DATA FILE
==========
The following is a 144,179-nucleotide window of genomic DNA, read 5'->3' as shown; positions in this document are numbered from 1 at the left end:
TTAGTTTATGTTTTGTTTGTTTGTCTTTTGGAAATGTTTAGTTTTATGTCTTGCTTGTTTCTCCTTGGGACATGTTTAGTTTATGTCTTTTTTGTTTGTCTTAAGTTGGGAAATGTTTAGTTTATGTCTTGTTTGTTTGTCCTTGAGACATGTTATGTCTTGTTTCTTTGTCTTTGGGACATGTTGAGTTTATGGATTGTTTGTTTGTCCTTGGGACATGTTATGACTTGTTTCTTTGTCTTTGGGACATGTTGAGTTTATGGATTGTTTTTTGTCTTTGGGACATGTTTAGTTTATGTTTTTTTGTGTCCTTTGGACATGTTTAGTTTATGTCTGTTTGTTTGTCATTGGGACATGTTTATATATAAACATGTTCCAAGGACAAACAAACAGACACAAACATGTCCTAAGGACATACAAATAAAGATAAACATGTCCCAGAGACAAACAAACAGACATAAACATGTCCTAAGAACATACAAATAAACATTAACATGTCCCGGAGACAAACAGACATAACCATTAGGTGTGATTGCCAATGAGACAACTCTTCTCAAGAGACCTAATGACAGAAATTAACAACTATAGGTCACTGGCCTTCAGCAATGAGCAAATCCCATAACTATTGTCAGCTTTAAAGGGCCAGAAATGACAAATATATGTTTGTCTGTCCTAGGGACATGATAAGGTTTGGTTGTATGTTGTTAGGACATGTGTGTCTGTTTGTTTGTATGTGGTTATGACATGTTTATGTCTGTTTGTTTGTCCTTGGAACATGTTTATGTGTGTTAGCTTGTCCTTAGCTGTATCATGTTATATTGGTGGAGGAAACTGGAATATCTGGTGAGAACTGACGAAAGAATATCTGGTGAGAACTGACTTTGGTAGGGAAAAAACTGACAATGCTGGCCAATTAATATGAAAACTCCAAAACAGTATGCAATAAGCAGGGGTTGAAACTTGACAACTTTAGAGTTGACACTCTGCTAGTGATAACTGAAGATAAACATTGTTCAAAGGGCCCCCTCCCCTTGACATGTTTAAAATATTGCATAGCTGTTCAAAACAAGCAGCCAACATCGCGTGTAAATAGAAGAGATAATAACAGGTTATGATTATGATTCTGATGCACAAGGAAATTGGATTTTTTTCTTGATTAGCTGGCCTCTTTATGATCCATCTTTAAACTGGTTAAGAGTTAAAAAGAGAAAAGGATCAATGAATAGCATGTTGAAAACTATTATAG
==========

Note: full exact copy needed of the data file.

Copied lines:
The following is a 144,179-nucleotide window of genomic DNA, read 5'->3' as shown; positions in this document are numbered from 1 at the left end:
TTAGTTTATGTTTTGTTTGTTTGTCTTTTGGAAATGTTTAGTTTTATGTCTTGCTTGTTTCTCCTTGGGACATGTTTAGTTTATGTCTTTTTTGTTTGTCTTAAGTTGGGAAATGTTTAGTTTATGTCTTGTTTGTTTGTCCTTGAGACATGTTATGTCTTGTTTCTTTGTCTTTGGGACATGTTGAGTTTATGGATTGTTTGTTTGTCCTTGGGACATGTTATGACTTGTTTCTTTGTCTTTGGGACATGTTGAGTTTATGGATTGTTTTTTGTCTTTGGGACATGTTTAGTTTATGTTTTTTTGTGTCCTTTGGACATGTTTAGTTTATGTCTGTTTGTTTGTCATTGGGACATGTTTATATATAAACATGTTCCAAGGACAAACAAACAGACACAAACATGTCCTAAGGACATACAAATAAAGATAAACATGTCCCAGAGACAAACAAACAGACATAAACATGTCCTAAGAACATACAAATAAACATTAACATGTCCCGGAGACAAACAGACATAACCATTAGGTGTGATTGCCAATGAGACAACTCTTCTCAAGAGACCTAATGACAGAAATTAACAACTATAGGTCACTGGCCTTCAGCAATGAGCAAATCCCATAACTATTGTCAGCTTTAAAGGGCCAGAAATGACAAATATATGTTTGTCTGTCCTAGGGACATGATAAGGTTTGGTTGTATGTTGTTAGGACATGTGTGTCTGTTTGTTTGTATGTGGTTATGACATGTTTATGTCTGTTTGTTTGTCCTTGGAACATGTTTATGTGTGTTAGCTTGTCCTTAGCTGTATCATGTTATATTGGTGGAGGAAACTGGAATATCTGGTGAGAACTGACGAAAGAATATCTGGTGAGAACTGACTTTGGTAGGGAAAAAACTGACAATGCTGGCCAATTAATATGAAAACTCCAAAACAGTATGCAATAAGCAGGGGTTGAAACTTGACAACTTTAGAGTTGACACTCTGCTAGTGATAACTGAAGATAAACATTGTTCAAAGGGCCCCCTCCCCTTGACATGTTTAAAATATTGCATAGCTGTTCAAAACAAGCAGCCAACATCGCGTGTAAATAGAAGAGATAATAACAGGTTATGATTATGATTCTGATGCACAAGGAAATTGGATTTTTTTCTTGATTAGCTGGCCTCTTTATGATCCATCTTTAAACTGGTTAAGAGTTAAAAAGAGAAAAGGATCAATGAATAGCATGTTGAAAACTATTATAG